The Consumer Product Safety Commission (CPSC) has set its sights on a small company in Oklahoma. Despite an excellent safety record by Leachco Inc., the CPSC claims its infant-lounging pillow is a safety hazard. But the bureau’s narrative is aggressive and its actions violate the Constitution’s separation of powers at every stage.
In 1988, Jamie and Clyde Leach started a business in their hometown of Ada, Okla., making products to help parents meet the challenges of raising infants and small children. Since then, Leachco Inc.’s product lines have expanded, earning the trust of countless expectant mothers, families and caregivers.
But the CPSC is threatening the small company’s future with a theory of liability that, if adopted, could create havoc among product manufacturers, distributors and retailers.
Making a bad situation worse, the CPSC is prosecuting its allegations entirely in-house. CPSC commissioners voted to initiate an administrative proceeding against Leachco; CPSC staff presented the case to an administrative law judge (ALJ); and the commissioners themselves will consider any appeal from the ALJ’s decision. Like administrative proceedings across the federal government, such an in-house “trial” stacks the deck against regulated parties and denies them their due process right to a fair hearing before a neutral court.
The Leaches are fighting back — defending their business and their constitutional rights.
The product at issue is the Podster, a lounger that Jamie, a registered nurse, developed for caregivers to secure an infant safely. The Podster is not a crib and is not designed for sleeping — in fact, as the CPSC itself concedes, Leachco has always given express warnings and instructions that the Podster must be used only when an infant is awake and an adult is supervising.
Leachco has sold more than 180,000 Podsters since the product was launched in 2009. The Leaches themselves, and thousands of other families, have used Podsters safely.
But the CPSC alleges that two infant deaths, one in 2015 and one in 2018, prove that it is unsafe. In both cases, the users disregarded Leachco’s warnings and common sense.
In one case, day care personnel violated state law and the day care’s own regulations when they placed an infant in a Podster inside a crib and left the infant unsupervised for over an hour and a half. The day care facility lost its license and closed as a result. The other infant had been placed in the Podster and then placed on an adult bed, between the infant’s adult parents, along with bedding and pillows, for co-sleeping — contrary to Leachco’s warnings and instructions.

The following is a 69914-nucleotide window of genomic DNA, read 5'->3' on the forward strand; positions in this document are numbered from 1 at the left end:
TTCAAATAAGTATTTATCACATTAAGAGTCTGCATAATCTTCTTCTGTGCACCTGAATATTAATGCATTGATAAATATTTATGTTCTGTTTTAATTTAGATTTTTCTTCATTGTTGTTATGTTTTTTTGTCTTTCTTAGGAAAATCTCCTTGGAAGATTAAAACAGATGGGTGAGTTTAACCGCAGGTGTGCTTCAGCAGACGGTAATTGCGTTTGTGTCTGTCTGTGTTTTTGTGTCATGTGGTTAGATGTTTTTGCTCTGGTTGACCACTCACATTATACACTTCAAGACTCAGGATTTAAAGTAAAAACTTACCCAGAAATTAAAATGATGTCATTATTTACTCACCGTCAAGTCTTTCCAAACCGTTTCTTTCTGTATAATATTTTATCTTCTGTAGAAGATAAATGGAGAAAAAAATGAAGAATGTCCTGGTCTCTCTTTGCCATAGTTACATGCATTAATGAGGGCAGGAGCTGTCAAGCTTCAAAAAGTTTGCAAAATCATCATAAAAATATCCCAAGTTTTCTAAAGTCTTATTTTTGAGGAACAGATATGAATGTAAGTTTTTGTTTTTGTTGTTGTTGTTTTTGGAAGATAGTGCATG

Both tragic cases reflect misuse of the Podster, not any defect in the product itself. Those facts evidently don’t matter to the CPSC, which has demanded that Leachco recall the Podster. According to the CPSC, the Podster presents a “substantial risk of injury” because it’s “reasonably foreseeable” that caregivers might ignore Leachco’s warnings and misuse the Podster.
Under this legal theory, all manufacturers and retailers would be liable for injuries caused by consumers’ negligent or even intentional misuse of a safe product, even when the manufacturer provided warnings and instructions on safe use. This reimagining of product liability — based on the agency’s own non-binding “guidance” — would stunt innovation and shutter many businesses on spurious grounds.
Rather than presenting this legal theory to an independent judge and jury, the CPSC itself will decide whether the CPSC has proven its case. Basically, the agency gets to serve as prosecutor, trial judge, jury and appellate judge — which all but guarantees a biased process.
Indeed, after CPSC commissioners voted to approve the administrative action against Leachco, Commissioner Rich Trumka Jr. warned, “When companies refuse to recall products deemed deadly by CPSC staff, they should expect an administrative complaint to quickly follow.”
Only after this administrative ordeal can Leachco appeal to an actual court of law. And even then, Leachco’s rights are curtailed because final agency decisions must receive deferential treatment. As a result, the reviewing court’s independence is undermined and Leachco’s right to a hearing before an independent judge is thwarted.
The Leach family is fighting back. Represented by Pacific Legal Foundation, Leachco filed a lawsuit in federal court to challenge the CPSC’s unconstitutional judicial farce and force the agency to bring its allegations to an independent court, unburdened by its fact-finding and legal conclusions.
If there’s a “hazard” in all of this, it’s not Leachco’s product. It’s the CPSC’s abusive tactics. If the agency has a case, it must prove it in court before a judge and jury.
This op-ed was originally published at The Hill on October 31, 2022.